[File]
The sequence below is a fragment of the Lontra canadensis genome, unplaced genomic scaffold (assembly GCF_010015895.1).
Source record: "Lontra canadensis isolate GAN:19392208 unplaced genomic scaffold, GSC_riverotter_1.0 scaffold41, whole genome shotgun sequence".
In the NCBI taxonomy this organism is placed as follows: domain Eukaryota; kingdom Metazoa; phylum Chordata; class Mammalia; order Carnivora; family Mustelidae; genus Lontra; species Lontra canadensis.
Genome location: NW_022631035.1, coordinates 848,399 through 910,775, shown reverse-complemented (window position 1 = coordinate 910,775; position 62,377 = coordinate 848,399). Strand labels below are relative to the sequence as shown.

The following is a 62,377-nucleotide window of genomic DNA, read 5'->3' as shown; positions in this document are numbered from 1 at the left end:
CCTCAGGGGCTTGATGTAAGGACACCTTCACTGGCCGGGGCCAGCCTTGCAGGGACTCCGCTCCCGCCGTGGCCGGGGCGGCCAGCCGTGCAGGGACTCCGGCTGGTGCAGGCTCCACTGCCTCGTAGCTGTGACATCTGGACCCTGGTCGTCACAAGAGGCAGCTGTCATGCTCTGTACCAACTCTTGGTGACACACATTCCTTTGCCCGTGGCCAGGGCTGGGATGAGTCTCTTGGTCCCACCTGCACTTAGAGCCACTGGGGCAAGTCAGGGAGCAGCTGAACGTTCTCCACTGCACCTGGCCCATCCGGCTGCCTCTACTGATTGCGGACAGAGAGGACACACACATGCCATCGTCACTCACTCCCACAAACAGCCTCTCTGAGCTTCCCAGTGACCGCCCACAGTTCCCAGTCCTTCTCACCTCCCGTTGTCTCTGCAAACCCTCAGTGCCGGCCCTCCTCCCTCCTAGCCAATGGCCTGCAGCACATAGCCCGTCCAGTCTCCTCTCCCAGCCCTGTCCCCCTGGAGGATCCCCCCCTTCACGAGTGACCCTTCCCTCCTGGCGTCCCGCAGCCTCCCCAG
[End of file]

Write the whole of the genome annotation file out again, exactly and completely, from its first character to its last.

The sequence below is a fragment of the Lontra canadensis genome, unplaced genomic scaffold (assembly GCF_010015895.1).
Source record: "Lontra canadensis isolate GAN:19392208 unplaced genomic scaffold, GSC_riverotter_1.0 scaffold41, whole genome shotgun sequence".
In the NCBI taxonomy this organism is placed as follows: domain Eukaryota; kingdom Metazoa; phylum Chordata; class Mammalia; order Carnivora; family Mustelidae; genus Lontra; species Lontra canadensis.
Genome location: NW_022631035.1, coordinates 848,399 through 910,775, shown reverse-complemented (window position 1 = coordinate 910,775; position 62,377 = coordinate 848,399). Strand labels below are relative to the sequence as shown.

The following is a 62,377-nucleotide window of genomic DNA, read 5'->3' as shown; positions in this document are numbered from 1 at the left end:
CCTCAGGGGCTTGATGTAAGGACACCTTCACTGGCCGGGGCCAGCCTTGCAGGGACTCCGCTCCCGCCGTGGCCGGGGCGGCCAGCCGTGCAGGGACTCCGGCTGGTGCAGGCTCCACTGCCTCGTAGCTGTGACATCTGGACCCTGGTCGTCACAAGAGGCAGCTGTCATGCTCTGTACCAACTCTTGGTGACACACATTCCTTTGCCCGTGGCCAGGGCTGGGATGAGTCTCTTGGTCCCACCTGCACTTAGAGCCACTGGGGCAAGTCAGGGAGCAGCTGAACGTTCTCCACTGCACCTGGCCCATCCGGCTGCCTCTACTGATTGCGGACAGAGAGGACACACACATGCCATCGTCACTCACTCCCACAAACAGCCTCTCTGAGCTTCCCAGTGACCGCCCACAGTTCCCAGTCCTTCTCACCTCCCGTTGTCTCTGCAAACCCTCAGTGCCGGCCCTCCTCCCTCCTAGCCAATGGCCTGCAGCACATAGCCCGTCCAGTCTCCTCTCCCAGCCCTGTCCCCCTGGAGGATCCCCCCCTTCACGAGTGACCCTTCCCTCCTGGCGTCCCGCAGCCTCCCCAG